The writer of Hebrews is teaching that faith is the very evidence of things that we cannot see, and that they’re just as real as the things we can see. It’s the very argumentation, proof or conviction persuading you of the thing you trust God for. This proof or conviction is given to believers and is implanted in the heart. Because you have faith, you have the proof you will receive. This is what Jesus meant when He said in Mark 11:24, “Therefore I say to you, whatever things you ask when you pray, believe that you receive them, and you will have them.”

Someone said that faith is a blind leap into the dark. But not according to the author of Hebrews. There is nothing blind or dark about it. God grants the believer the ability to see reality as He sees it by instilling that reality in his or her heart. He does not ask us to walk in presumption hoping that there is something solid to walk on. We may not always understand why He leads us the way He does, nor will we always know where He is leading. But faith lets us see the promise as God sees it. Faith is the reality and conviction of God’s promise in us. As Manley Beasly used to say, “Faith is not a leap into the dark; it’s a leap into the light.”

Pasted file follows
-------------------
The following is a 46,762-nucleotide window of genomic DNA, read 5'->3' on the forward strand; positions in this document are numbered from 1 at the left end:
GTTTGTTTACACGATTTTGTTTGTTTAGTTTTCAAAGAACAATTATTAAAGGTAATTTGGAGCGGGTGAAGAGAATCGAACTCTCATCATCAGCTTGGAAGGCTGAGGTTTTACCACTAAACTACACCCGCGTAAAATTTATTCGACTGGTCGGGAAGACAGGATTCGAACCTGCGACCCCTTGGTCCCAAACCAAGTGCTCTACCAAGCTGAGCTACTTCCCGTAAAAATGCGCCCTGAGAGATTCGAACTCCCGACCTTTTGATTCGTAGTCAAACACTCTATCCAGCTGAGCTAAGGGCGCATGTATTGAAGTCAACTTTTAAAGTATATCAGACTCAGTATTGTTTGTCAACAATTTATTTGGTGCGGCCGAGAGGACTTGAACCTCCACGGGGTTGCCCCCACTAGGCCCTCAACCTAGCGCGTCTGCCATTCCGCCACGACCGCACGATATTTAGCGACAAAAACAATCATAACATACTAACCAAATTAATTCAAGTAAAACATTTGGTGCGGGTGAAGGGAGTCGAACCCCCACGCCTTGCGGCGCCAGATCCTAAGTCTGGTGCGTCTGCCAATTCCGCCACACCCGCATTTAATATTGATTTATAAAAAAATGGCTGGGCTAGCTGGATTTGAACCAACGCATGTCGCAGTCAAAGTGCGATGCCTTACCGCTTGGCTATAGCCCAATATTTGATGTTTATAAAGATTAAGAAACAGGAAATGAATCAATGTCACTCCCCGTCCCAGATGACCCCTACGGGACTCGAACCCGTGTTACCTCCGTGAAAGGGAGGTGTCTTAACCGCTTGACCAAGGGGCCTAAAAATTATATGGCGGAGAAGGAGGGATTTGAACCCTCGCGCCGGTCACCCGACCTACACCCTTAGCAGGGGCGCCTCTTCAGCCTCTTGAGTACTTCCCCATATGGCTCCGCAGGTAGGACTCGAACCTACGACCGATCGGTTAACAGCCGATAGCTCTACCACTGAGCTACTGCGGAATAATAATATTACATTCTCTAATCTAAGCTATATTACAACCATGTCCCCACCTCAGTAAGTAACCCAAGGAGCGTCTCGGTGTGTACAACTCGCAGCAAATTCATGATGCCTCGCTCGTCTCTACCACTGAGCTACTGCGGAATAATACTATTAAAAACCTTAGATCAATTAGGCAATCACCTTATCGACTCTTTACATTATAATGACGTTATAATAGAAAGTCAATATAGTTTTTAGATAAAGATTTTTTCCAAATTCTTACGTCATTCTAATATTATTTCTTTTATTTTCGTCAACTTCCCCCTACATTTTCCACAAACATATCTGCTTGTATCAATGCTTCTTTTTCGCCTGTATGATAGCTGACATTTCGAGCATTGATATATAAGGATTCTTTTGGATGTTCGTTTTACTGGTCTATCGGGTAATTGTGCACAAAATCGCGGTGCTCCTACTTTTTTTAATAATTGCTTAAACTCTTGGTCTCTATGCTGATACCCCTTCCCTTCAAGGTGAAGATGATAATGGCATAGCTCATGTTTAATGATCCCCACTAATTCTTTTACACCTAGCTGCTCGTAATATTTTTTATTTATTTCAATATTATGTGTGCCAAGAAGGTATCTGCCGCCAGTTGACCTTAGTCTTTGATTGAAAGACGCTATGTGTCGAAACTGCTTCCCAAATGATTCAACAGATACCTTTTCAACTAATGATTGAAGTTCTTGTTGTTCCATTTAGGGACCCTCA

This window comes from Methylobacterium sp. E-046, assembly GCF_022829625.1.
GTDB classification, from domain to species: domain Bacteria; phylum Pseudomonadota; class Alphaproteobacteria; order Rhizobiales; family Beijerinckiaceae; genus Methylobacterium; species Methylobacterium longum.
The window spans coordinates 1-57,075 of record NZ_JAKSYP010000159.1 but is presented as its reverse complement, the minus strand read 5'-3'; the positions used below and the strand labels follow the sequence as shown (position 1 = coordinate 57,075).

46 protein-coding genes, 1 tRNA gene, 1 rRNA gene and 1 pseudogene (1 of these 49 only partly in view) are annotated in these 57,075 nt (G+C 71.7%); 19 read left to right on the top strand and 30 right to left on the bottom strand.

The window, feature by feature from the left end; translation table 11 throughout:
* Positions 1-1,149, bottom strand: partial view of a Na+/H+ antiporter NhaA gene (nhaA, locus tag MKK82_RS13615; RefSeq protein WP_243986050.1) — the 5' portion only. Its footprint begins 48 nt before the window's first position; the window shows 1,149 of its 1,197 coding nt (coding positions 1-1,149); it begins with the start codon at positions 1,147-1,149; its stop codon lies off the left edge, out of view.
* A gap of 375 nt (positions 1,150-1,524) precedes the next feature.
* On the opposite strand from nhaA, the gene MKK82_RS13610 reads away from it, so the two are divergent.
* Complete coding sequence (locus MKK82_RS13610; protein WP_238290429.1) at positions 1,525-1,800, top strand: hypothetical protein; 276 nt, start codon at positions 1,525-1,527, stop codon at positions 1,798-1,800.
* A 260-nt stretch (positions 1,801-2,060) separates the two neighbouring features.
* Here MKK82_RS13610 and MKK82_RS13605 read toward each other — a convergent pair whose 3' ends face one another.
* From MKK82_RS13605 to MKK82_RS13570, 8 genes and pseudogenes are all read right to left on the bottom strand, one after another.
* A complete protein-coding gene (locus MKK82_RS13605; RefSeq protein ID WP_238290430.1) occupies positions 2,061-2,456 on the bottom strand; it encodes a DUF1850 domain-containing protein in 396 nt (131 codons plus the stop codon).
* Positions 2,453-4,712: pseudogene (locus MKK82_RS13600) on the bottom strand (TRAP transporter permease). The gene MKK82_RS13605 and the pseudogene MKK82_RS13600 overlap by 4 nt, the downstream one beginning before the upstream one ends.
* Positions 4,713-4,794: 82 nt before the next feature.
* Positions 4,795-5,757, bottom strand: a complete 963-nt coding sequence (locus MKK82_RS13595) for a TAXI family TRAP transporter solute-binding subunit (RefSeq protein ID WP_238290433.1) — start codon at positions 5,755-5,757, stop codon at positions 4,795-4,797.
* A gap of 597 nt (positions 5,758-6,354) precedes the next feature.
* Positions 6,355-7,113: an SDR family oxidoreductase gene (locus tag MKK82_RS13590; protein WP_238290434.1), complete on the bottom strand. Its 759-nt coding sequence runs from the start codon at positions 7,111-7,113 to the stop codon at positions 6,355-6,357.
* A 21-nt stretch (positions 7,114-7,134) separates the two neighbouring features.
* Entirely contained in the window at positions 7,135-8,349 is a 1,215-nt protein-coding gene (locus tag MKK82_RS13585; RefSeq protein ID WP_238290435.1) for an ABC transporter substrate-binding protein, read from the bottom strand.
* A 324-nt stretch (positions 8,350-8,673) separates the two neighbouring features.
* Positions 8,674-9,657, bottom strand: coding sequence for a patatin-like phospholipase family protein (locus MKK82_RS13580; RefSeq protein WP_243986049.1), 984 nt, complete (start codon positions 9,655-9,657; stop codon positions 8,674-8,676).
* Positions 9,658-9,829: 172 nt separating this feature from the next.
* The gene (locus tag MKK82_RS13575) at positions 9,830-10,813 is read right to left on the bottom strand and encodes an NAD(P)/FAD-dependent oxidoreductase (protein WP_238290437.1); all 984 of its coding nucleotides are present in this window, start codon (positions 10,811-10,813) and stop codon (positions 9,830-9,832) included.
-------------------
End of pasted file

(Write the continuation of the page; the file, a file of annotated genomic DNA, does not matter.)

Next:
Tuesday, September 1, 2009

What Is Faith?

By S. Michael Durham

(Ninth installment on faith)

I remember spending hours, days, and weeks trying to define love. I studied and thought, trying to put a handle on it. Finally I came to the conclusion that it is a little like trying to “pin down” God, which we know we can’t do. The Apostle John tells us, “God is love.” We can know God, and we can know love, but defining them perfectly will always elude us.

Faith is almost (but not quite) as hard to define as love is. The dictionaries define faith as, “a confidence or trust in a person or thing.” Certainly, it is that, but how much more do we really know about faith with such a definition? It is enlightening to discover that the Bible does not attempt a textbook or clinical definition of faith. Yet, it has a lot to say about it. It commands it, tells stories about it, and encourages it without telling us what the word means. Why? Because you don’t learn faith in books; you learn faith in life. The Bible doesn’t define faith, it demonstrates it. Faith is understood when seen in action.

Therefore, the Bible does not give us a definition of faith; rather, it gives a description of it. It declares what faith does and from that you learn what it is. The greatest description the Bible gives of faith, and the closest it comes to a definition, is Hebrews 11:1—

Now faith is the substance of things hoped for, the evidence of things not seen.